The 2022 Hyundai Ioniq is a small hatchback with a frugal hybrid powertrain. Its sleek looks outside mask a spacious cabin, but the real selling point here is just how little fuel the Ioniq can use.
It’s offered in both standard hybrid – with gasoline and electric motors – and a plug-in version with an upsized battery that gives it as much as 29 miles of all-electric range, per the EPA. After that range is depleted, the plug-in hybrid drives much like the standard model.
A fully-electric version was offered last year but was dropped in favor of the unrelated Ioniq 5, which does not come as a hybrid.
As you might imagine, the Ioniq uses very little gas. Most versions rate 54 mpg city, 57 highway, 55 combined, according to the EPA. The base Blue version is greener thanks to special tires: 58/60/59 mpg.
Plug-in hybrids rate 52 mpg combined.
Good crash-test ratings from the IIHS are countered by no data from the NHTSA, which has yet to test the Ioniq. We do know it will do a good job of avoiding a crash, though, thanks to standard automatic emergency braking.
The Ioniq costs about $25,000 to start in Blue trim, which includes power features, automatic emergency braking, automatic climate control, and an 8.0-inch touchscreen with Apple CarPlay and Android Auto. It’s a lot of value at that price.
The SE adds a power-adjustable driver’s seat, heated front seats, a digital instrument cluster, and satellite radio for about $2,000 more. SELs swap in a more advanced automatic emergency braking system, adaptive cruise control, a wireless device charging pad, 17-inch alloy wheels, and a few other niceties that bump their price to almost $30,000.
A range-topping Limited trim dresses the cabin in leather and adds a Harman Kardon audio system with navigation.
Plug-in Ioniqs are a bit different, skipping the base Blue trim for an SE outfitted like the standard model but with adaptive cruise control for around $28,000. The SEL and Limited trims command a similar premium, topping out a little above $34,000.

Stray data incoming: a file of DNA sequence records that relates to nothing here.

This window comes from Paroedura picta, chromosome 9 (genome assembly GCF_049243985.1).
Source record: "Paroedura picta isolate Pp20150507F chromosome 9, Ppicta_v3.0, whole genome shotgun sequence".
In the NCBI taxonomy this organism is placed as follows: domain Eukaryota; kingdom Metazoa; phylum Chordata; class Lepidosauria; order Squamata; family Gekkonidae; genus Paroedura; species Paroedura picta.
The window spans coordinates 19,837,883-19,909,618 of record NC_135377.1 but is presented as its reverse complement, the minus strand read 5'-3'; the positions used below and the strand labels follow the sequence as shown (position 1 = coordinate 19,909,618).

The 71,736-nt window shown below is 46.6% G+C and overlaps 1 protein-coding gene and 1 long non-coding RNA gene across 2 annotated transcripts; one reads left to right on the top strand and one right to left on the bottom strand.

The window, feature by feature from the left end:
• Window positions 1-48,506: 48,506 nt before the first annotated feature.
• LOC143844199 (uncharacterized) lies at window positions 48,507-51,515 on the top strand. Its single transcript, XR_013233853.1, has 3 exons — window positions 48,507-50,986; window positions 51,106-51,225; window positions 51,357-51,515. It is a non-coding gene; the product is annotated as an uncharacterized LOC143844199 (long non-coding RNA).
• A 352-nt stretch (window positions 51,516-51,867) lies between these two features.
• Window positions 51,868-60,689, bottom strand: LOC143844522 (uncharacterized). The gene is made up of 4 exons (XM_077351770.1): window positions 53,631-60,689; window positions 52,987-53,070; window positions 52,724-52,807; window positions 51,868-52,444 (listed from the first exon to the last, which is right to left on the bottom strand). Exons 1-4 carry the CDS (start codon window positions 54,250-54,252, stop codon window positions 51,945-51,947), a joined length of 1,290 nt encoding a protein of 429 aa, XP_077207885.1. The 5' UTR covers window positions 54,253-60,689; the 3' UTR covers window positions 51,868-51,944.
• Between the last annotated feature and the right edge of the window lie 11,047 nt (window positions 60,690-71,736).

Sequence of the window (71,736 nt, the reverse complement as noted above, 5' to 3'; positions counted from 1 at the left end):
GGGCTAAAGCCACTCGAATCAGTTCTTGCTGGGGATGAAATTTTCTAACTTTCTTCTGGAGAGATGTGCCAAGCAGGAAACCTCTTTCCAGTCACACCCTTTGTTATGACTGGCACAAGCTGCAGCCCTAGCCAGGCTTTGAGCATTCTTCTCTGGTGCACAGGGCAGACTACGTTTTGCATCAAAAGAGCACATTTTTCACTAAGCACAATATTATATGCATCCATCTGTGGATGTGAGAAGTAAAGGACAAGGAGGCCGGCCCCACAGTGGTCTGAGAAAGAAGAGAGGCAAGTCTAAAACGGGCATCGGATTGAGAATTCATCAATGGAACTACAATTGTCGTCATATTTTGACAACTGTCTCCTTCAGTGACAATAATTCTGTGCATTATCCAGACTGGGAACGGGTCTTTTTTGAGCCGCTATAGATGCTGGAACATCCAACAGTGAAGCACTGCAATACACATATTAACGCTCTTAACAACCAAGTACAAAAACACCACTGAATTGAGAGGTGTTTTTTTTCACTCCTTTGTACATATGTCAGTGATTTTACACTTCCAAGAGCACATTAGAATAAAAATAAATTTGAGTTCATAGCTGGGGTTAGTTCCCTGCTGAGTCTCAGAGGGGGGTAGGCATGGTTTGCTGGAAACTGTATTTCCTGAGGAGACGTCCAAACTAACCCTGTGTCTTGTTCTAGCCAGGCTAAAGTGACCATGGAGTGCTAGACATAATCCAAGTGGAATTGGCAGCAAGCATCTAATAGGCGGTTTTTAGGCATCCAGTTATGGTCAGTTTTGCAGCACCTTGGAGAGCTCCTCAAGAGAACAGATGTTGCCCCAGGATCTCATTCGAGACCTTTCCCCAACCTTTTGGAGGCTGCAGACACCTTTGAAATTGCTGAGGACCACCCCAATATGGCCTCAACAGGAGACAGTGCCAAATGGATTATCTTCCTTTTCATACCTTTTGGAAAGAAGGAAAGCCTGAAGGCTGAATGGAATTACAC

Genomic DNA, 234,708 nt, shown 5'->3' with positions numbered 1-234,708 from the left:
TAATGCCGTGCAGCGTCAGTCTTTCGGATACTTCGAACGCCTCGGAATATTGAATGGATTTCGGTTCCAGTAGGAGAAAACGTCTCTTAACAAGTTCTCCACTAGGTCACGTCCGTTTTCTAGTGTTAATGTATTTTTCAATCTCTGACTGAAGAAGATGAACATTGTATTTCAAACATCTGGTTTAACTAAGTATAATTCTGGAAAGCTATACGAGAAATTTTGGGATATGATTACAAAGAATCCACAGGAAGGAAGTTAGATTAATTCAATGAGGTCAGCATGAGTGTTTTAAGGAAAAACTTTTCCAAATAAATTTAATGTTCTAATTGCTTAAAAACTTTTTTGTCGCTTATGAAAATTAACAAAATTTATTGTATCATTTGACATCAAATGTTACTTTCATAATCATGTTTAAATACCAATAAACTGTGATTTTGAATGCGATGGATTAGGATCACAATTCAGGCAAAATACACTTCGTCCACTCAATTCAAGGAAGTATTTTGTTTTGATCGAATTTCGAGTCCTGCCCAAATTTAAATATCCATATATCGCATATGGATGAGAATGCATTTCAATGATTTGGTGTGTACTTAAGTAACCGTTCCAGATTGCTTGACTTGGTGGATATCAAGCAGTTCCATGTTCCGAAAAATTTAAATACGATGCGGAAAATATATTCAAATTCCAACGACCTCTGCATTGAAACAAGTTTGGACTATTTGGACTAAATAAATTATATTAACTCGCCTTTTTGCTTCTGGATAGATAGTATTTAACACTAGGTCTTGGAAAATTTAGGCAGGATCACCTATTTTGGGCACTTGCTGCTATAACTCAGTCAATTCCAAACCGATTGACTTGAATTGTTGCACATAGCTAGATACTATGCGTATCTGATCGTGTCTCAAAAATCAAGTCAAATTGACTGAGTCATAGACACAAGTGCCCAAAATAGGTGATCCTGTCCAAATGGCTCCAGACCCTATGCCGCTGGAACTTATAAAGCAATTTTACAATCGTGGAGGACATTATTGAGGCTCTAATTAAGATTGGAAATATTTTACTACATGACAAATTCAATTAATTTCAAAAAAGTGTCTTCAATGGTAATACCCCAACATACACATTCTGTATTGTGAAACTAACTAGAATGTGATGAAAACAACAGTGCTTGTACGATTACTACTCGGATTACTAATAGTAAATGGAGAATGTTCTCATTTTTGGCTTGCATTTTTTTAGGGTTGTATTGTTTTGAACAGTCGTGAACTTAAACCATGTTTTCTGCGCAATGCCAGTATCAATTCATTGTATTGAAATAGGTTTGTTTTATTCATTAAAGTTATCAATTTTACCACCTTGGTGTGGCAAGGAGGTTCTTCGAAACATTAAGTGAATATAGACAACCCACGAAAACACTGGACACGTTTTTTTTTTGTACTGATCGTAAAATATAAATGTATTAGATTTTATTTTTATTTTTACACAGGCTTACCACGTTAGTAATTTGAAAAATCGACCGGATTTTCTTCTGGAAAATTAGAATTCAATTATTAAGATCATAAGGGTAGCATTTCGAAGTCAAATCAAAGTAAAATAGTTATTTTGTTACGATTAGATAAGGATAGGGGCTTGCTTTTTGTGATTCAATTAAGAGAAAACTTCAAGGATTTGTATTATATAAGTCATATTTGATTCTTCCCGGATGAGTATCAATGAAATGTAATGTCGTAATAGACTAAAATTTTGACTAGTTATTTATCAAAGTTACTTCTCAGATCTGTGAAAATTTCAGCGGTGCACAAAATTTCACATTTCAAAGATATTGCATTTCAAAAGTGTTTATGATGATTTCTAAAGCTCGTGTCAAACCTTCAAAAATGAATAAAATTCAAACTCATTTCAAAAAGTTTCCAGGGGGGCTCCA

One note: plug-in hybrid versions may qualify for tax credits in certain municipalities and for certain buyers. That may make them cheaper than the standard Ioniq.
The Ioniq wears simple, handsome, and organic lines that won’t stand out in a parking lot. Maybe that’s the point.
The sloping roofline is designed to cut through air, not garner second looks. As a result, the Ioniq is decidedly slippery, which improves its fuel efficiency. So too its wheel designs, which may look a little unconventional but have been through the full wind-tunnel rigmarole.
Inside, these hatchbacks have a simple design with no excess of flair. An 8.0-inch touchscreen integrates well in the dash in most versions, though Limiteds with navigation swap in a 10.3-inch display.
Fabric seats are standard, while leather comes with the Limited trim. The seats themselves are comfortable enough for all-day cruising. In back, you’ll find good room for two passengers, though three may be a bit tight. The upside to that is impressive cargo space. Look for 26.5 cubic feet in hybrids, or a bit less thanks to the bigger battery fitted to plug-in hybrids.
The Ioniq is designed to deliver maximum fuel economy, not driving smiles. In this respect, it delivers admirably.
Between its 1.6-liter inline-4 gas engine and its electric motor, it sends 139 net hp to the front wheels through a 6-speed dual-clutch automatic transmission. Thanks in part to a low curb weight – about 3,000 pounds – the Ioniq never feels slow. The electric motor helps ensure that power is delivered quickly, with a minimum of engine revving.
Paddle shifters allow the driver to control regenerative braking to improve efficiency even more.
Plug-in hybrid versions drive in much the same fashion, with a hint of improved acceleration due to their larger battery packs.
The car’s ride quality is soft and absorbent, but never sporty. Even the steering gives little feedback.
The 2022 Hyundai Ioniq is an ultra-thrifty choice with pleasant manners and subtle blend-in styling. For drivers looking to save fuel without making a big statement, it’s a very strong choice.
—by Andrew Ganz, with driving impressions from The Car Connection